I retired from the Department in 2003 after twenty-six years on the faculty, after having served in the three ranks of the professorship, and I recently wound up my teaching career as Professor of Humanities at the University of Wisconsin - Madison. As someone whose degrees are from U.C. Berkeley (BA in English 1967; PhD in Comparative Literature 1972), I have indelible memories of the years I spent here, from the time I first walked into classes taught by the likes of Thom Gunn and Alain Renoir until recent years. I am grateful to the colleagues from whom I absorbed so many insights over that time.
I continue to work on projects that fascinate me. These mostly have to do with the origins of English literature in the period of cultural synthesis that followed the adoption of Christianiity by the Germanic-speaking peoples of Britain (Beowulf and all that). My next book project, however, is a study of long-term changes and continuities in the Inner Hebrides of Scotland.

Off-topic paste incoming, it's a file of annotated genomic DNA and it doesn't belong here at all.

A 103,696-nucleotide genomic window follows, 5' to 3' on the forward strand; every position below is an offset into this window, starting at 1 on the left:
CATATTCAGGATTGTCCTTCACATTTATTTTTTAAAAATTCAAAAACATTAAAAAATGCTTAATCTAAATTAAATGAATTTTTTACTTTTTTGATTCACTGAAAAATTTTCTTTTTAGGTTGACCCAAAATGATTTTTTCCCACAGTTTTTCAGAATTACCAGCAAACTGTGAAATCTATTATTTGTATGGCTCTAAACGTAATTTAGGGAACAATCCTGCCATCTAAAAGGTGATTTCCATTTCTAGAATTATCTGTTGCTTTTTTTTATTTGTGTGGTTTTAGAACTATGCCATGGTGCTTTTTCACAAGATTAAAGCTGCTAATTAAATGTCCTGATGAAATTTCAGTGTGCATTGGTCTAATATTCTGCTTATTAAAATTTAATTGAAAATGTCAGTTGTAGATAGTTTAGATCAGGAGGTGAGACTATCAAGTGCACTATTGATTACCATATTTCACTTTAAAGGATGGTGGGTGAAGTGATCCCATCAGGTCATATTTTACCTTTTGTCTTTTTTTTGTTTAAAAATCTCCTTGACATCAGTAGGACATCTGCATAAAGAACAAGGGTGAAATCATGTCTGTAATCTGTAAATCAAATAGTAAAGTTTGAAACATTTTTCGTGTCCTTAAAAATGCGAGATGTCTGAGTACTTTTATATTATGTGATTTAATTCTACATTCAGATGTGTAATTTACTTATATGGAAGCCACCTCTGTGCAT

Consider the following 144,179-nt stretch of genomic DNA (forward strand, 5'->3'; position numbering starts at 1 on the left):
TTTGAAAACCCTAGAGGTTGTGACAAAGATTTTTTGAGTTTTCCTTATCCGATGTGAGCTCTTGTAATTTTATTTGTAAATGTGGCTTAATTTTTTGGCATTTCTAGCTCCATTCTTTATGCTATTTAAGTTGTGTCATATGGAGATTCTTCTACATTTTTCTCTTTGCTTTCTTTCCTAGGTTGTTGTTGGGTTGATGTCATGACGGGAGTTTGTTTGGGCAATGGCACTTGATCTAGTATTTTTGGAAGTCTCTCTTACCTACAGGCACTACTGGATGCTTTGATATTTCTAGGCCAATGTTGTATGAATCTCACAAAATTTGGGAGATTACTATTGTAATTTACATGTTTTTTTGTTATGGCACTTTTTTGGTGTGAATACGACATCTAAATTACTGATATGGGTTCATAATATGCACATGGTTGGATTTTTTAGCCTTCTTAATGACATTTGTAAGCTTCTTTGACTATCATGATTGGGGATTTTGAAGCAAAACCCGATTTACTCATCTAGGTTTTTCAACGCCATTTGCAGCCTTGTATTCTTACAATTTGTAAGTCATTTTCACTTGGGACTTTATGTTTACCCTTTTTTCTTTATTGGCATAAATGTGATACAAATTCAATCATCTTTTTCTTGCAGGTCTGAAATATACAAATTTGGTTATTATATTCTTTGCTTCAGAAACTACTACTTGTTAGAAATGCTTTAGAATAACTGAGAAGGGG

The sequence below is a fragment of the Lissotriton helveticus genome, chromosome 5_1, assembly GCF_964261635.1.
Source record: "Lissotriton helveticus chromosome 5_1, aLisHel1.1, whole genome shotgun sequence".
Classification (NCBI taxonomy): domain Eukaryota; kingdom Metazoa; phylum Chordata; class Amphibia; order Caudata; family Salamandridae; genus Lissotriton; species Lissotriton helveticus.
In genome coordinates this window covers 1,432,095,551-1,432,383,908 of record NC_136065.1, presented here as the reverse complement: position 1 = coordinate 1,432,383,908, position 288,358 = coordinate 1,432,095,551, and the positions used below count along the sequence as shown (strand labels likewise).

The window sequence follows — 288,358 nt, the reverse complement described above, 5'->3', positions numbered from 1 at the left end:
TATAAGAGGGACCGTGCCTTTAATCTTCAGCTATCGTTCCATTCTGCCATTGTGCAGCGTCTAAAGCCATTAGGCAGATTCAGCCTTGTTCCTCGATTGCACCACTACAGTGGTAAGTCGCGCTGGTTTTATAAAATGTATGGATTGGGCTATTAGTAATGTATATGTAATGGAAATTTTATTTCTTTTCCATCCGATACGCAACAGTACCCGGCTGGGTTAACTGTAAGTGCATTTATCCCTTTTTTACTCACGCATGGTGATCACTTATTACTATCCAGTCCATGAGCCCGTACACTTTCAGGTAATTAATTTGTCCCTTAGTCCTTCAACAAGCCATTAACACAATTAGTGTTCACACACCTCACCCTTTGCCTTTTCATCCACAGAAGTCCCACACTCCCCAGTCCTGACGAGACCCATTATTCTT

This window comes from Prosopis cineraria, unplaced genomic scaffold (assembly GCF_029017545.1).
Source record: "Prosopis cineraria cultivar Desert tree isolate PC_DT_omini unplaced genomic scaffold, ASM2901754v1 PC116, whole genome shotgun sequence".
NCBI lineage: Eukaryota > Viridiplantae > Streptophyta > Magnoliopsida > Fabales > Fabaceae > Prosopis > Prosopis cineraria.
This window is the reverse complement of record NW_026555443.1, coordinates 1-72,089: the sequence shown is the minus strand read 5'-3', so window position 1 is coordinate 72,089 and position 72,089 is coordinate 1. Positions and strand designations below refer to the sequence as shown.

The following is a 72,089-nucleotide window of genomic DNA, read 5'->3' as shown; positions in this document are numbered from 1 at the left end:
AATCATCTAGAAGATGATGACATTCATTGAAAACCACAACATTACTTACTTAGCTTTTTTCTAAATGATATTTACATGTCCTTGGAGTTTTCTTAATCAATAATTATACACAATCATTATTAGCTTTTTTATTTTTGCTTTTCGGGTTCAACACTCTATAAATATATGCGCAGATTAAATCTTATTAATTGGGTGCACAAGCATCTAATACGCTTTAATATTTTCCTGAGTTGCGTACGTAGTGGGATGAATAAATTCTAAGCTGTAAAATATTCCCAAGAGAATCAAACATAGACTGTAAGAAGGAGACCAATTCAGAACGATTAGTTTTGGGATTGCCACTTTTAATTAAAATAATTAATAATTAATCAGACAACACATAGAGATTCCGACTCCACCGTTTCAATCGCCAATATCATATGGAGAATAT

My 2022 book Webspinner: Songs, Stories, and Reflections of Duncan Williamson, Scottish Traveller is linked to a website, Scottish Voices, that provides public access to a comprehensive selection of still photos, audio clips, and video clips drawn chiefly from field research I undertook in Scotland during the 1980s and early 1990s: https://search.library.wisc.edu/digital/AScottishVoicesColl.
I have recently been researching island cultures and maritime cultures in connection with a book project centered geographically on the islands of Mull, Iona, and Staffa in the Western Isles of Scotland. In addition, I have been researching the archaeology of Iron-Age Eurasia with an eye to putting pressure on the category of the “Germanic” — one that has long been enshrined in Early Medieval studies to the possible strait-jacketing of that field.